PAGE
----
INDUSTRY INSIGHTThought Leadership

Wood Mackenzie Energy Transition Outlook

By Claude Mourey, Head of Hydrogen & Low carbon fuels – EMEA, Wood Mackenzie Consulting

The world is facing a significant challenge in meeting the goals of the Paris Agreement and limiting global warming to 1.5 °C or 2 °C. This difficulty is underscored by the ongoing reliance on fossil fuels, which currently supply 80% of the world’s energy needs. Despite a 33% increase in the supply of low-carbon energy since 2015, the demand for energy has outpaced these efforts, leading to a continued rise in global emissions. The war in Ukraine has further highlighted the global economy’s dependence on fossil fuels, particularly oil, gas, and coal.

The encouraging news is that sustainability remains a priority on the policy agenda, with major initiatives like the US Inflation Reduction Act, Europe’s REPowerEU, and efforts from Japan, South Korea, China, Canada, and India. These policies aim to steer the world towards a greener future and reduce reliance on China by supporting the development of domestic supply chains for low-carbon technologies.

Our Energy Transition Outlook outlines three energy transition pathways. The base case scenario suggests that the world is on a 2.5 °C warming trajectory, with energy-related emissions peaking in 2027 and falling approximately 25% by 2050. Oil demand is projected to peak in 2030, while natural gas plateaus from 2036. The share of low-carbon energy is expected to grow to 14% by 2030 and 28% by 2050. Electrification and renewables, particularly solar and wind, are highlighted as flagship technologies for decarbonization, and electricity is expected to become the largest energy market by 2050.

Global energy demand is anticipated to peak in 2027 in the net zero scenario and in 2041 in our base case. Industry will account for 46% of total final energy consumption, with efficiency gains, circular feedstock, and CCUS technology crucial for transitioning energy-intensive, fossil fuel-dependent processes. Despite reaching 90% of new car sales by 2050 in developed countries, electric vehicles (EVs) will not fully eliminate oil dependency in heavy-duty mobility, and the share of hydrocarbons in the transport sector is projected to remain around 75% by 2050.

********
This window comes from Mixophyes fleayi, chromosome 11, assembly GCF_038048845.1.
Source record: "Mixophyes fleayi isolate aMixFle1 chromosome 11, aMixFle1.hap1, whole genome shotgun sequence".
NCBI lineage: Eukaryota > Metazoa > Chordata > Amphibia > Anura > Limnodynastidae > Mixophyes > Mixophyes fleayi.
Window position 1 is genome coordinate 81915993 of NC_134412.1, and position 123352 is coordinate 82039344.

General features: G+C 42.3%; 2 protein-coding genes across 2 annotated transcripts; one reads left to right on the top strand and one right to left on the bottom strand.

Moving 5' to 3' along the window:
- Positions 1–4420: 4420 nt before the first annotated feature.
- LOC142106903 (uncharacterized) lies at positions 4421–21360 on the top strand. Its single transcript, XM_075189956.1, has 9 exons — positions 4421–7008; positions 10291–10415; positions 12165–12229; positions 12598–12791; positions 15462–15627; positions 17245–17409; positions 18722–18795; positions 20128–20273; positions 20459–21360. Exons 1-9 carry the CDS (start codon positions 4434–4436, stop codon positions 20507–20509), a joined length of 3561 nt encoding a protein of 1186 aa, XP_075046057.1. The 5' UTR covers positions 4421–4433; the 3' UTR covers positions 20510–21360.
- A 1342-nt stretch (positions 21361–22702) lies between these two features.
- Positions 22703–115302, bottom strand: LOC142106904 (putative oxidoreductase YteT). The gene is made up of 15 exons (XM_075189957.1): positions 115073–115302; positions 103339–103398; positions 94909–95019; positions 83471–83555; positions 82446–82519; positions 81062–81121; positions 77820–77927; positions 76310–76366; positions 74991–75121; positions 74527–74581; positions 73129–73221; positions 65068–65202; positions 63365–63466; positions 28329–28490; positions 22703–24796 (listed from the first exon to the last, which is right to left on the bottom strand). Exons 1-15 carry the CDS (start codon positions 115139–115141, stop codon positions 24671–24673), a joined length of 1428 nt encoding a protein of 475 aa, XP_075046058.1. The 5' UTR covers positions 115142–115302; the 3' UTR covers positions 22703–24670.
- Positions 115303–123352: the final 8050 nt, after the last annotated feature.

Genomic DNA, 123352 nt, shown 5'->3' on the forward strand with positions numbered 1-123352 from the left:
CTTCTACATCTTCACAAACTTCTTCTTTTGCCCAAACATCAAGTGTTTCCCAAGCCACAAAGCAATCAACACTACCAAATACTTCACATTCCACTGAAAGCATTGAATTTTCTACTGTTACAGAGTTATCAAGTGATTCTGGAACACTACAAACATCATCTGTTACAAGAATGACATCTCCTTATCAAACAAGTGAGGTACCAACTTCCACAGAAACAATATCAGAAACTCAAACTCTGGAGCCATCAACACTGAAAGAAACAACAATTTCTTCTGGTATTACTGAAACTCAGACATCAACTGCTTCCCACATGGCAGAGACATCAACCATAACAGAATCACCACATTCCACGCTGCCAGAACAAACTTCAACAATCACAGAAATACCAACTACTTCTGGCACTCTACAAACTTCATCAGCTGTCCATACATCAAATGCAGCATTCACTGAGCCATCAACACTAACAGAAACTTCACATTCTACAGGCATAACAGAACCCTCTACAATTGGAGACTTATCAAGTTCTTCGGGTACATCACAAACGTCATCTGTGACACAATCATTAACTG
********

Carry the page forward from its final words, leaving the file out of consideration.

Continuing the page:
Our energy transition outlook emphasizes the importance of policy support for the buildout of domestic supply chains for low-carbon technologies. It also highlights the need for robust regulatory measures to drive consumer shifts toward heat pumps and other electrical devices in the residential, commercial, and agricultural (RCA) sector, representing 33% of total final consumption by 2050 in the base case.

In terms of the energy supply mix, oil demand is expected to peak at 108 million barrels per day (mb/d) in 2030, falling to 92 mb/d by 2050 in the base case. Demand in the OECD countries declines from 2025, while demand in India and other emerging economies continues to grow through the early 2040s. China’s demand peaks by 2027 due to road transport electrification. Natural gas plays a key role in the transition, especially in power generation, but demand is projected to peak and plateau as early as 2036 in our base case.

Coal is in structural decline globally but is sustained by developing countries in the Asia-Pacific region. Thermal coal’s share in power generation is expected to fall from 34% in 2023 to 8% by 2050. China is expected to maintain a significant share of coal in heating, cement, and chemicals manufacturing. Metallurgical coal demand remains more resilient, falling only 28% by 2050 in the base case.

Power demand is projected to nearly double by 2050 in the base case, reaching nearly 50 Petawatt-hours (PWh). Wind and solar technologies, with a significant cost advantage, are expected to provide 53% of global power output. In our net zero scenario, 515 million tonnes of hydrogen and 12.7 billion tonnes of CO2 capture and removals are required by 2050. To achieve a net-zero outcome, carbon pricing is deemed essential, especially in difficult sectors like steel, cement, and chemicals. Our analysis shows a carbon price of US$150 to US$200 per tonne is needed by 2050, a substantial increase from the current global average of US$25 per tonne. Investment in both existing and new supply is crucial, requiring global cooperation and an institutional framework to drive innovation and technology development.

The COP meetings, such as the UAE’s COP in December 2023, have set goals for transitioning away from fossil fuels in energy systems, emphasizing the collaborative approach necessary to tackle climate change and keep global warming below 2 °C. Upcoming elections in countries such as the US, India, France, Germany, and the UK could delay decisions and impact the pace of the energy transition but progress is expected on methane reduction and the rollout of emerging low-carbon technologies.

Source: Wood Mackenzie Energy Transition Outlook, September 2023